Mairs’ arranges the piece so the reader can easily contrast the positives in her life with her creeping doubts. There are light-hearted  descriptions of ordinary, but overall good things her everyday life, with dashes of humor, but she is unafraid to bring up the serious struggles she faces and her worries about truly belonging, even to her own family. It’s easy for the reader to see both sides of her life, building a pretty realistic image of what it’s like for some disabled people in day-to-day life.
—Maria Busken
Mairs utilizes appeals to authority throughout her piece. By likening doctors to priests, Miers builds up the importance of doctors to a multiple sclerosis patient. In appealing to the authority of a priest, Miers accomplishes three things. First, Miers establishes the social status of this “priest” as being much higher than that of a lay person. The doctor is then raised on a pedestal of perfection as result, and held above the possibility of human error to the patient. Second, Miers shows that like a priest, a doctor is a guide to the patient’s salvation. Much like how a priest is supposed to guide a  person to lifetime and oneness with God, a doctor is supposed to guide a patient to a lifetime of happiness and health. Third, by turning this doctor into something of a priest, the patient believes he is not prone to error. A patient desperately wants to believe that the human responsible for curing them of their disease is not going to make a mistake in doing so. By using this priest’s authority, the reader now understands why “an MS patient roves from one [doctor] to another, searching for the “good” doctor who will make him well.”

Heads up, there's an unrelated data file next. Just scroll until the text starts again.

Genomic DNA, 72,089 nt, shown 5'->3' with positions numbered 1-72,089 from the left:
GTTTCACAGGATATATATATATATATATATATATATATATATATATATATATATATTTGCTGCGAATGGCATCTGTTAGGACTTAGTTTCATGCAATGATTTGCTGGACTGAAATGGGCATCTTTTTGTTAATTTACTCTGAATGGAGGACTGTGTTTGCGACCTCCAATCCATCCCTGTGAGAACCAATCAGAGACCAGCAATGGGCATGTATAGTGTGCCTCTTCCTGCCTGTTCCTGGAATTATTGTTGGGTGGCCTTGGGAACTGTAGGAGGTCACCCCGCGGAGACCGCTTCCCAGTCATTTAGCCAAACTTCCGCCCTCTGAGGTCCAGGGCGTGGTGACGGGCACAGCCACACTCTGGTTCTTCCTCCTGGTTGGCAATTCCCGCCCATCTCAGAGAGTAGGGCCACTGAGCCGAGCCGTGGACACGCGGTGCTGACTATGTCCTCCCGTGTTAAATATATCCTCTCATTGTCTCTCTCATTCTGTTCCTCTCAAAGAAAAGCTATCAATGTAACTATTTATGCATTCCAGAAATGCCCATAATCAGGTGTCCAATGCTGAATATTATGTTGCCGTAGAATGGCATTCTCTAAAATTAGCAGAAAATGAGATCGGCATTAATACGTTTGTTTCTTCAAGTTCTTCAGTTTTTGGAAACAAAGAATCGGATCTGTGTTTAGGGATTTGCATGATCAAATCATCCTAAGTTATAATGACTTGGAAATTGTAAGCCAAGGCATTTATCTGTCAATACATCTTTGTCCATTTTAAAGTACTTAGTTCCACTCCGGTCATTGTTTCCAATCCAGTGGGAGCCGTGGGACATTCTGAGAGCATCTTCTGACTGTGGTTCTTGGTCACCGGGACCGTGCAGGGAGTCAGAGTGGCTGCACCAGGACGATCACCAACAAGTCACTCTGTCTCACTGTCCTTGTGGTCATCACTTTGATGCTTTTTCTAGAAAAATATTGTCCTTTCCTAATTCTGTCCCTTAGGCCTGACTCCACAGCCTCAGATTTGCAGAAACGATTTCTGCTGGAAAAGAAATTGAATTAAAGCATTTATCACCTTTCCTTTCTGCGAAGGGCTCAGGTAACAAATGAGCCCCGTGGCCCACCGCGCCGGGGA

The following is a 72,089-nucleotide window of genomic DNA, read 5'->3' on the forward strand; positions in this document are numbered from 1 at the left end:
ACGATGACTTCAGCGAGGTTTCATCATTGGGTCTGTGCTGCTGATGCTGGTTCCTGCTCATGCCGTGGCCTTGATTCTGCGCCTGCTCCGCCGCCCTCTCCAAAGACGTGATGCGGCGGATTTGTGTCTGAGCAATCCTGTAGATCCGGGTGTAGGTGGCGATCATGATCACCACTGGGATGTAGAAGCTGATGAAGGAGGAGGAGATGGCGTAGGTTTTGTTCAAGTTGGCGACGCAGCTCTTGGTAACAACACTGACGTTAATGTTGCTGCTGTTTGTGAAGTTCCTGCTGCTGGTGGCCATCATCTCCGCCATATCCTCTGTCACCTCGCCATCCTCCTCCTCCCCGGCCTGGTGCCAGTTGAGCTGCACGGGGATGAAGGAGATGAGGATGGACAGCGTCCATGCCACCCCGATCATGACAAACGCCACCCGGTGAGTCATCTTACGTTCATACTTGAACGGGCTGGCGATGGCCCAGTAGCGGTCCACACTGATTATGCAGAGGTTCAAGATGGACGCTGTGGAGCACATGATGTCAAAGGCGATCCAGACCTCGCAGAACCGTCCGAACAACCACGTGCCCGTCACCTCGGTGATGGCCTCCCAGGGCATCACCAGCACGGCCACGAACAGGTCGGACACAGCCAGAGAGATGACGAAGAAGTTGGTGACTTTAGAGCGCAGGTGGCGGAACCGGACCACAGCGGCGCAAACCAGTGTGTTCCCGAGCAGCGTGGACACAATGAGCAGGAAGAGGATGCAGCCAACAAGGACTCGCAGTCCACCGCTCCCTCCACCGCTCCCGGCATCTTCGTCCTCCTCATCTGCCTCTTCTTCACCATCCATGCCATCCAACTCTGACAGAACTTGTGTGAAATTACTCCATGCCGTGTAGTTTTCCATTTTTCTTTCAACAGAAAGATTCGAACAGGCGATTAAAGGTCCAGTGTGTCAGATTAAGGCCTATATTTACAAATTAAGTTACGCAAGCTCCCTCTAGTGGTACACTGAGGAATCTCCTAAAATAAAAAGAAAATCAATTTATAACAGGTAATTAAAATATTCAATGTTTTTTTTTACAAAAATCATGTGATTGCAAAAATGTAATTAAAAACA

While Miers uses an appeal to priests to describe the view of a doctor to a patient, she utilizes a strong use of symbolism and personification to describe the view of a patient to a doctor. When she describes how many doctors have difficultly interacting with patients, she talks about how their “disease in its intransigence defeats their aims and mocks their skills.” Miers showcases how doctors view their patients as their disease. This personification shows how directly this disease causes these doctors to be frustrated and intimidated because while they are thought to be “healers,” they cannot cure their disease. Seeing patients is a painful reminder to these doctors that they are not the “priests” they are thought to be, and they reflect it in their patient care.
Miers describes how she herself experiences this phenomenon. “When I push myself up from my seat in the waiting room and stumble toward them, I incarnate the limitation of their powers.” By describing herself as a symbol of the limitation of their powers, Miers accomplishes two things. First, Miers gives insight to why doctors view multiple sclerosis patients the way that they do. By saying she is a “limitation,” something that strikes fear into the heart of every human being, she shows what a negative connotation MS patients have to doctors. Second, by using herself as a the symbol, Miers bolsters her ethos.
 -Sarah Braunstein